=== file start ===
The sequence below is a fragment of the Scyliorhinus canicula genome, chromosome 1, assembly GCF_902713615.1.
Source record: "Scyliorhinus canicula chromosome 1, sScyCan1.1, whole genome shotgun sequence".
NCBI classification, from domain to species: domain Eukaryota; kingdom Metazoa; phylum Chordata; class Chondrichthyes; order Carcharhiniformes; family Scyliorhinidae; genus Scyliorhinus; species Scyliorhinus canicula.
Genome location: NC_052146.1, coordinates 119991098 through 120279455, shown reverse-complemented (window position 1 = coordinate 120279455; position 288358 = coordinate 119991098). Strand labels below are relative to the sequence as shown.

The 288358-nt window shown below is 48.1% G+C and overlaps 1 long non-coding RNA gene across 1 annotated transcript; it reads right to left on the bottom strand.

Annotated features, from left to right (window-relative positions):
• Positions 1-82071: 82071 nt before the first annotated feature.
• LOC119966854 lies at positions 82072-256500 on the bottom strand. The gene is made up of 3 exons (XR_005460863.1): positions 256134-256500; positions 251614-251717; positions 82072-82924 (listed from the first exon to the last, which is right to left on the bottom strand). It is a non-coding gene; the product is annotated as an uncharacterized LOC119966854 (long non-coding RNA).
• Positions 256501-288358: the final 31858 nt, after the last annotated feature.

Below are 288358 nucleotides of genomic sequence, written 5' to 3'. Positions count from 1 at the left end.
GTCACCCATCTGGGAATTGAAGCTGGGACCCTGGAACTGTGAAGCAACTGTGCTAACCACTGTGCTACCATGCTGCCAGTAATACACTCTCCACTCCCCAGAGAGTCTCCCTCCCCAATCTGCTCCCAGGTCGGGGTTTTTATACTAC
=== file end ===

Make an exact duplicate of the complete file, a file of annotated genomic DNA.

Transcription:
The sequence below is a fragment of the Scyliorhinus canicula genome, chromosome 1, assembly GCF_902713615.1.
Source record: "Scyliorhinus canicula chromosome 1, sScyCan1.1, whole genome shotgun sequence".
NCBI classification, from domain to species: domain Eukaryota; kingdom Metazoa; phylum Chordata; class Chondrichthyes; order Carcharhiniformes; family Scyliorhinidae; genus Scyliorhinus; species Scyliorhinus canicula.
Genome location: NC_052146.1, coordinates 119991098 through 120279455, shown reverse-complemented (window position 1 = coordinate 120279455; position 288358 = coordinate 119991098). Strand labels below are relative to the sequence as shown.

The 288358-nt window shown below is 48.1% G+C and overlaps 1 long non-coding RNA gene across 1 annotated transcript; it reads right to left on the bottom strand.

Annotated features, from left to right (window-relative positions):
• Positions 1-82071: 82071 nt before the first annotated feature.
• LOC119966854 lies at positions 82072-256500 on the bottom strand. The gene is made up of 3 exons (XR_005460863.1): positions 256134-256500; positions 251614-251717; positions 82072-82924 (listed from the first exon to the last, which is right to left on the bottom strand). It is a non-coding gene; the product is annotated as an uncharacterized LOC119966854 (long non-coding RNA).
• Positions 256501-288358: the final 31858 nt, after the last annotated feature.

Below are 288358 nucleotides of genomic sequence, written 5' to 3'. Positions count from 1 at the left end.
GTCACCCATCTGGGAATTGAAGCTGGGACCCTGGAACTGTGAAGCAACTGTGCTAACCACTGTGCTACCATGCTGCCAGTAATACACTCTCCACTCCCCAGAGAGTCTCCCTCCCCAATCTGCTCCCAGGTCGGGGTTTTTATACTAC